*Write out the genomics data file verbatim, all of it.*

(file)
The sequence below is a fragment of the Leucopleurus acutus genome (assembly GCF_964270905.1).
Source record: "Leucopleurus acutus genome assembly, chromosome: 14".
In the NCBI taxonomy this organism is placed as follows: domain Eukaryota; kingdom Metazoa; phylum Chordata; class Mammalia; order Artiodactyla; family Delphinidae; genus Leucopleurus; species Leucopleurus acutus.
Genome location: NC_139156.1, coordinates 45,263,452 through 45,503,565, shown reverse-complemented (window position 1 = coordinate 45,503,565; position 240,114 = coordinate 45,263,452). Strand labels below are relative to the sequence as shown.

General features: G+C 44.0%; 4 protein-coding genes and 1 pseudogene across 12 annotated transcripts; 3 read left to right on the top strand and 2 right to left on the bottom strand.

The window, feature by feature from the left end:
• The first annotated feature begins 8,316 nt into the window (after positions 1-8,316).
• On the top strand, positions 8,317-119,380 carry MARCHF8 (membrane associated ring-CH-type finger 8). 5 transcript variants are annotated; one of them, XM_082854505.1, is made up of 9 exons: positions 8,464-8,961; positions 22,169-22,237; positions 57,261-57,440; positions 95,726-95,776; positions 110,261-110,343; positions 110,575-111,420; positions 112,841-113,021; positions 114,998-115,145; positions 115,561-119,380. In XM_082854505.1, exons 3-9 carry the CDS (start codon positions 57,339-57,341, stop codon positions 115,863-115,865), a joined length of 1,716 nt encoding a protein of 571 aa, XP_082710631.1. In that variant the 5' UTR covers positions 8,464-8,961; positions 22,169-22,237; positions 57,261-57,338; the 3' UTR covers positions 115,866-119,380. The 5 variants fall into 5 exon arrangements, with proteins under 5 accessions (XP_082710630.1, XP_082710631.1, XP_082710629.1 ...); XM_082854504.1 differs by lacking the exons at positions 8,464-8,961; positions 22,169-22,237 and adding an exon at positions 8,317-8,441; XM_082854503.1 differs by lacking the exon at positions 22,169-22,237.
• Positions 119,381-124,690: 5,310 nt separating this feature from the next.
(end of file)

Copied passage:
The sequence below is a fragment of the Leucopleurus acutus genome (assembly GCF_964270905.1).
Source record: "Leucopleurus acutus genome assembly, chromosome: 14".
In the NCBI taxonomy this organism is placed as follows: domain Eukaryota; kingdom Metazoa; phylum Chordata; class Mammalia; order Artiodactyla; family Delphinidae; genus Leucopleurus; species Leucopleurus acutus.
Genome location: NC_139156.1, coordinates 45,263,452 through 45,503,565, shown reverse-complemented (window position 1 = coordinate 45,503,565; position 240,114 = coordinate 45,263,452). Strand labels below are relative to the sequence as shown.

General features: G+C 44.0%; 4 protein-coding genes and 1 pseudogene across 12 annotated transcripts; 3 read left to right on the top strand and 2 right to left on the bottom strand.

The window, feature by feature from the left end:
• The first annotated feature begins 8,316 nt into the window (after positions 1-8,316).
• On the top strand, positions 8,317-119,380 carry MARCHF8 (membrane associated ring-CH-type finger 8). 5 transcript variants are annotated; one of them, XM_082854505.1, is made up of 9 exons: positions 8,464-8,961; positions 22,169-22,237; positions 57,261-57,440; positions 95,726-95,776; positions 110,261-110,343; positions 110,575-111,420; positions 112,841-113,021; positions 114,998-115,145; positions 115,561-119,380. In XM_082854505.1, exons 3-9 carry the CDS (start codon positions 57,339-57,341, stop codon positions 115,863-115,865), a joined length of 1,716 nt encoding a protein of 571 aa, XP_082710631.1. In that variant the 5' UTR covers positions 8,464-8,961; positions 22,169-22,237; positions 57,261-57,338; the 3' UTR covers positions 115,866-119,380. The 5 variants fall into 5 exon arrangements, with proteins under 5 accessions (XP_082710630.1, XP_082710631.1, XP_082710629.1 ...); XM_082854504.1 differs by lacking the exons at positions 8,464-8,961; positions 22,169-22,237 and adding an exon at positions 8,317-8,441; XM_082854503.1 differs by lacking the exon at positions 22,169-22,237.
• Positions 119,381-124,690: 5,310 nt separating this feature from the next.